LONDON (Reuters) - New Barclays (BARC.L) Chairman John McFarlane said the British bank still faces formidable challenges and signaled his intention to accelerate its turnaround plan within an hour of taking charge.
McFarlane took the helm after Thursday’s annual shareholder meeting, charged with overseeing its attempts to stamp out wrongdoing and improve performance, and immediately set out his priorities in a letter to shareholders.
“We ... need to get the errors of the past behind us, to achieve a satisfactory rate of revenue growth, greater cost discipline and a more dynamic reallocation of capital,” he said.
McFarlane acknowledged that the poor performance of Barclays shares — trading below most British lenders at 0.7 times the value of its assets — mean that the bank is still “a recovery proposition for shareholders”.
Barclays says it is on the road to recovery under Chief Executive Antony Jenkins, but it still needs to resolve allegations over alleged misconduct in the past while bringing returns back above its cost of capital and deciding how big to keep its investment banking operation.
McFarlane, who oversaw a radical turnaround of insurer Aviva (AV.L), said he is optimistic of a successful outcome, having dealt with similar situations in the past.
That could include the axing of businesses that struggle to make a decent return. “We need to ... put in place plans and action to improve them or curtail those that are unable to be resuscitated,” McFarlane said.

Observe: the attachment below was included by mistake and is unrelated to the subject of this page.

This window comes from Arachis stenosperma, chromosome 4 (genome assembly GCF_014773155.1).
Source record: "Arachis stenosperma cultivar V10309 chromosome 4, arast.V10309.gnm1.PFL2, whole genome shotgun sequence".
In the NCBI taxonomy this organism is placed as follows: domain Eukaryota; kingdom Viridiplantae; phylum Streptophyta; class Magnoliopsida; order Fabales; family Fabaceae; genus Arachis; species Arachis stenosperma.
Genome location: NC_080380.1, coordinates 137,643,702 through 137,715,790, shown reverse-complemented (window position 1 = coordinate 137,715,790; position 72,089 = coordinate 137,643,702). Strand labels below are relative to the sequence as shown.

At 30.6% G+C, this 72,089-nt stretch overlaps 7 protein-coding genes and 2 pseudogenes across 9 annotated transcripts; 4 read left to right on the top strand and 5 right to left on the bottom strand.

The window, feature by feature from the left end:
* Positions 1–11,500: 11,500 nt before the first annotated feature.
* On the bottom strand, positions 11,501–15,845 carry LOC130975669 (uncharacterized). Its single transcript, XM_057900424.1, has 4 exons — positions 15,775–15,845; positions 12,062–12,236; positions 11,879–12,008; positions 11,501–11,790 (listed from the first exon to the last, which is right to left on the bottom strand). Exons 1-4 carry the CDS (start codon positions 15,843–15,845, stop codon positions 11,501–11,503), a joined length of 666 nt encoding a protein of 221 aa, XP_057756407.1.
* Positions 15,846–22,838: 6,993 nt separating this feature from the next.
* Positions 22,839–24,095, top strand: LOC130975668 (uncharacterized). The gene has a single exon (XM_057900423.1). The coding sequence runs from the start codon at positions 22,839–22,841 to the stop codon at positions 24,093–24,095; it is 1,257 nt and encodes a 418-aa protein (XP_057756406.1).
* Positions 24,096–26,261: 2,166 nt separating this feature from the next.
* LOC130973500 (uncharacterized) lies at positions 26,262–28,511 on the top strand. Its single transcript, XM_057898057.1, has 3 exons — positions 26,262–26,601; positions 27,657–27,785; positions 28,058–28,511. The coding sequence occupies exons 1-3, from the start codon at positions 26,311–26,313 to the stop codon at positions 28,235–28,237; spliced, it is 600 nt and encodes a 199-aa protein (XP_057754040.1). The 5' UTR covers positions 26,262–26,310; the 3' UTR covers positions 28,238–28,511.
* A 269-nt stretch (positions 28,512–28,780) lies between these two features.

McFarlane’s reputation as a no-nonsense boss was referred to by several investors at the meeting.
Shareholder Philip Meadowcroft said the incoming chairman is a “ruthless turnaround specialist” who needs to enforce overdue cultural and structural change at Barclays. Another investor urged him to “bring his chainsaw from Aviva”.
One priority decision will be whether to continue shrinking Barclays’ investment bank. Jenkins is cutting 7,000 jobs from the business — about a quarter of the total — but has said he could go further after it delivered return on equity of only 2.7 percent last year as tougher regulations hit profitability.
McFarlane, a Scot, was appointed in September and has been on the Barclays board since January.
He said the bank needed to press ahead with work to restructure its legal entities in Britain and the United States and run down 75 billion pounds ($112.9 billion) of assets it no longer wants.
CEO Jenkins told the meeting he expects to continue to run down that portfolio this year, cut more costs and make good progress on settling outstanding investigations into the misconduct issues, such as alleged manipulation of foreign exchange rates.
“Resolving these issues is an important part of our plan for Barclays and I expect that we will make significant, though sometimes difficult, progress in this area in 2015,” he said.
The bank avoided the firestorm of criticism over staff pay that has overshadowed recent AGMs, with 97.5 percent of shareholders who voted approving its remuneration report. All other resolutions also passed easily.
Editing by Keith Weir and David Goodman